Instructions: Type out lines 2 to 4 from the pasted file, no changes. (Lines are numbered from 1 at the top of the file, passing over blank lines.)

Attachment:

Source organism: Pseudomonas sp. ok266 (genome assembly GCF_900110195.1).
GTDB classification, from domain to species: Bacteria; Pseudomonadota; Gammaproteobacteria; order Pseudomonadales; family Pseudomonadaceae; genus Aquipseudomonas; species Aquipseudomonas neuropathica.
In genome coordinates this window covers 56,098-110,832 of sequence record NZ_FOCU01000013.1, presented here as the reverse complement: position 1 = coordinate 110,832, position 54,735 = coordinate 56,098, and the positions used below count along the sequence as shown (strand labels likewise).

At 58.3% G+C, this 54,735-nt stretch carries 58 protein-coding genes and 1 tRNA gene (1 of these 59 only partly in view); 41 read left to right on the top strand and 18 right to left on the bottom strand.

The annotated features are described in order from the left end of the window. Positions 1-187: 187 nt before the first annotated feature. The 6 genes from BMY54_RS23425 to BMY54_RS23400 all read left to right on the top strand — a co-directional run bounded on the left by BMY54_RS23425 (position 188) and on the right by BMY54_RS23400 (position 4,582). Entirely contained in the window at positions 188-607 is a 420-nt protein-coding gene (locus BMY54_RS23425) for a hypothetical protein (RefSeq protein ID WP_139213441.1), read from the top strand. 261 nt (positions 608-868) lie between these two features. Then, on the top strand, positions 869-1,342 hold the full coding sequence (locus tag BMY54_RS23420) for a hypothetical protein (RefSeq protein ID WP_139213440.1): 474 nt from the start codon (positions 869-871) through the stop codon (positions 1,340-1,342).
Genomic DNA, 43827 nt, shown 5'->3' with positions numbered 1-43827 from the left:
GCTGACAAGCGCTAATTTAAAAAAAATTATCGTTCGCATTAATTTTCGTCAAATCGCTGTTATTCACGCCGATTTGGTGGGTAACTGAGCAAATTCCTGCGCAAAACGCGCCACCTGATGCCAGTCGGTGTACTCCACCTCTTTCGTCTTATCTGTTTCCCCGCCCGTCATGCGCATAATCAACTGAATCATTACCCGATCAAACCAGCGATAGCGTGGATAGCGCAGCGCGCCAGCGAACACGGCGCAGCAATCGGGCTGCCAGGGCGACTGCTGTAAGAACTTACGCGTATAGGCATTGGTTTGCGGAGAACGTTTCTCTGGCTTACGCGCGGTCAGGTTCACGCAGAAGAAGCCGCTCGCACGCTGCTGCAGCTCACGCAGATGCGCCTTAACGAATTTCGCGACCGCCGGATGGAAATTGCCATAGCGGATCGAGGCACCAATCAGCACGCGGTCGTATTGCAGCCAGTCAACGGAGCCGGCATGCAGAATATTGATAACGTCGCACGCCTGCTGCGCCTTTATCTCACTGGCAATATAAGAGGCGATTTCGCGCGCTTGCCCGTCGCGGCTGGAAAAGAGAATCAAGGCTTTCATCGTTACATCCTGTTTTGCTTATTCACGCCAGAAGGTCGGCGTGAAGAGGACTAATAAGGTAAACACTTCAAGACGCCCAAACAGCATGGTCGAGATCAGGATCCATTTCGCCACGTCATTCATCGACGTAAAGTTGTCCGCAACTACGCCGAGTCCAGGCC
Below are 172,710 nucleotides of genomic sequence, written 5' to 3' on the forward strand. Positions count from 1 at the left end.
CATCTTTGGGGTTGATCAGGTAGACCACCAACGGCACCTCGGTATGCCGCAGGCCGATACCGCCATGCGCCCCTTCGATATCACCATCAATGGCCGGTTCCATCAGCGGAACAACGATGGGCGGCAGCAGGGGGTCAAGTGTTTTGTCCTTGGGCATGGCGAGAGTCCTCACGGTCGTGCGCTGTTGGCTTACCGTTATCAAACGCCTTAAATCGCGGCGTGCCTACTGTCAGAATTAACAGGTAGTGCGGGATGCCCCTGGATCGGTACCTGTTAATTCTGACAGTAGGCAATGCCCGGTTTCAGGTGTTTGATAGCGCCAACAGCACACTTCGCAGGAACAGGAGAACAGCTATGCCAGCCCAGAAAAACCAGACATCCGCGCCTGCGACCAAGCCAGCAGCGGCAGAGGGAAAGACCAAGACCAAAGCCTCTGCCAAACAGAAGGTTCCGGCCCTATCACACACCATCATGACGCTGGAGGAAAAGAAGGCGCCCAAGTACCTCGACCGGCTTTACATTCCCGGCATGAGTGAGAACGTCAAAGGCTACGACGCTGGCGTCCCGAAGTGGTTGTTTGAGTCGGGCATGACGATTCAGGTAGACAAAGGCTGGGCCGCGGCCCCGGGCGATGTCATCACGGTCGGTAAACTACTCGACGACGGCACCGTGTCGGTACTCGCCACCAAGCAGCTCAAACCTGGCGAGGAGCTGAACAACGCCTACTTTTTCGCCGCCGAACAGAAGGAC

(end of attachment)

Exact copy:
GTDB classification, from domain to species: Bacteria; Pseudomonadota; Gammaproteobacteria; order Pseudomonadales; family Pseudomonadaceae; genus Aquipseudomonas; species Aquipseudomonas neuropathica.
In genome coordinates this window covers 56,098-110,832 of sequence record NZ_FOCU01000013.1, presented here as the reverse complement: position 1 = coordinate 110,832, position 54,735 = coordinate 56,098, and the positions used below count along the sequence as shown (strand labels likewise).

At 58.3% G+C, this 54,735-nt stretch carries 58 protein-coding genes and 1 tRNA gene (1 of these 59 only partly in view); 41 read left to right on the top strand and 18 right to left on the bottom strand.